|Mannerheim is on Hitler's left.|
History heretofore has had only a single recording of how the man actually spoke in private.
This single recording of Hitler kicking back, speaking "off the record" among his cronies exists thanks to the Finns, in whom Hitler was hoping to find an ally to open a new front in his losing war on Russia. But for the Finns, it was a matter of, been there done that. Their war with Russia was over.
Here is the Finnish website that offers the recording, which is included on this web page, below, as an embed.
Carl Gustaf Emil Mannerheim was the Commander-in-Chief of Finland's Defence Forces in 1942. That year, when Mannerheim turned 75 he received a surprise visit from Adolf Hitler. (Hitler lived "irregularly," as he said, always changing his schedule at the last minute. It was his primary way of avoiding assassination, and as history records, it worked several times.).
Recordings of Hitler's private conversations were strictly forbidden. But sound engineer Thor Damen threw a festive trolley overhead and hid a microphone in it, recording Hitler.
This original 11-minute episode is reportedly the only recording of Hitler not speaking for public consumption, though he was of course conversing with a potential ally who could help him fight Russia, so obviously he had some agenda, but we get to hear him speaking in a normal voice.
Here's the recording:
Actor Bruno Ganz listened to the tape in preparation for playing Hitler in the film Der Untergang -- Downfall, in English (2004).
The discussion touched on such topics as Mannerheim noting that the Finns in the Winter War (their short war with the Soviets in which they fought extremely well though lost in the end) had no idea how well-armed the Soviet Union was. The remainder of the recording is essentially a monologue of Hitler.
He discussed how Germany's plan had been to invade the West in 1939, but the project had to be postponed due to weather until spring 1940. Turning east as he eventually did was postponed due to difficulties the Axis encountered in North Africa and the Balkans.
Here is one website's wider historical take on the subject:
Adolf Hitler decided to visit Finland on 4 June 1942, ostensibly to congratulate Mannerheim on his 75th birthday. But Mannerheim did not want to meet him in his headquarters in Mikkeli or in Helsinki, as it would have seemed like an official state visit. The meeting took place near Imatra, in south-eastern Finland, and was arranged in secrecy.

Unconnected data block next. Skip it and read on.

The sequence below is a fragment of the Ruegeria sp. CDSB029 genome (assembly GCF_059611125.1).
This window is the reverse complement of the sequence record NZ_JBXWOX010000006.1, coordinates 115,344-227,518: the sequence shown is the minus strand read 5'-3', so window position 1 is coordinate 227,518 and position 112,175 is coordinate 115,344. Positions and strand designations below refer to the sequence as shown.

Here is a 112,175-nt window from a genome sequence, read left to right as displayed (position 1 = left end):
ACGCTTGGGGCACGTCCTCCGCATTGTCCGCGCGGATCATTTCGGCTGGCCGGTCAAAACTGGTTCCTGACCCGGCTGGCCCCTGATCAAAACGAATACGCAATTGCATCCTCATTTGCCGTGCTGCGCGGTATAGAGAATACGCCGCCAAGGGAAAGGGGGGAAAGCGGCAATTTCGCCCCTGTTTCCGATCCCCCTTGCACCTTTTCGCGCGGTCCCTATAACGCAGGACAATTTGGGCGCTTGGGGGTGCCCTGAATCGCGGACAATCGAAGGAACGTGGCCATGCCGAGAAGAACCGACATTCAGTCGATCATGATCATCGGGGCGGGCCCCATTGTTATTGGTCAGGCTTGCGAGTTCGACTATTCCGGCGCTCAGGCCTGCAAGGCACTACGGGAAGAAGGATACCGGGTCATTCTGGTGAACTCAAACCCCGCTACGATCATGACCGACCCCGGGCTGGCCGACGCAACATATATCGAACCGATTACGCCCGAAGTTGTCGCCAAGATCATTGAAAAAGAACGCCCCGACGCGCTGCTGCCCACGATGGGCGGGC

From Immola Airfield, Hitler, accompanied by President Ryti, was driven to the place where Mannerheim was waiting at a railway siding. After a speech from Hitler, and following a birthday meal and negotiations between him and Mannerheim, Hitler returned to Germany. President Ryti and other high-ranking Finns and Germans were also present. Hitler spent about five hours in Finland. Hitler reportedly intended to ask the Finns to step up military operations against the Soviets, but he apparently made no specific demands.
During the visit, an engineer of the Finnish broadcasting company YLE, Thor Damen, succeeded in recording the first 11 minutes of Hitler's and Mannerheim's private conversation. This had to be done secretly, as Hitler never allowed others to record him off-guard. Damen was given the assignment to record the official birthday speeches and Mannerheim's responses and following those orders added microphones to certain railway cars. Unfortunately, Mannerheim and his guests chose to go to a car that didn't have a microphone in it. Damen acted quickly, pushing a microphone through one of the car windows to a netshelf just above were Hitler and Mannerheim were sitting. After 11 minutes of Hitler's and Mannerheim's private conversation, Hitler's SS bodyguards spotted the cords coming out of the window and realized that the Finnish engineer was recording the conversation. They gestured to him to stop recording immediately, and he complied. The SS bodyguards demanded that the tape be immediately destroyed, but YLE was allowed to keep the reel, after promising to keep it in a sealed container. It was given to the head of the state censors' office Kustaa Vilkuna and in 1957 returned to YLE. It was made available to the public a few years later. It is the only known recording of Hitler speaking in an unofficial tone.
There is an unsubstantiated story that during his meeting with Hitler, Mannerheim lit a cigar. Mannerheim supposed that Hitler would ask Finland for help against the Soviet Union, which Mannerheim was unwilling to give. When Mannerheim lit up, all in attendance gasped, for Hitler's aversion to smoking was well known. Yet Hitler continued the conversation calmly, with no comment. In this way, Mannerheim could judge if Hitler was speaking from a position of strength or weakness. He was able to refuse Hitler, knowing that Hitler was in a weak position, and could not dictate to him.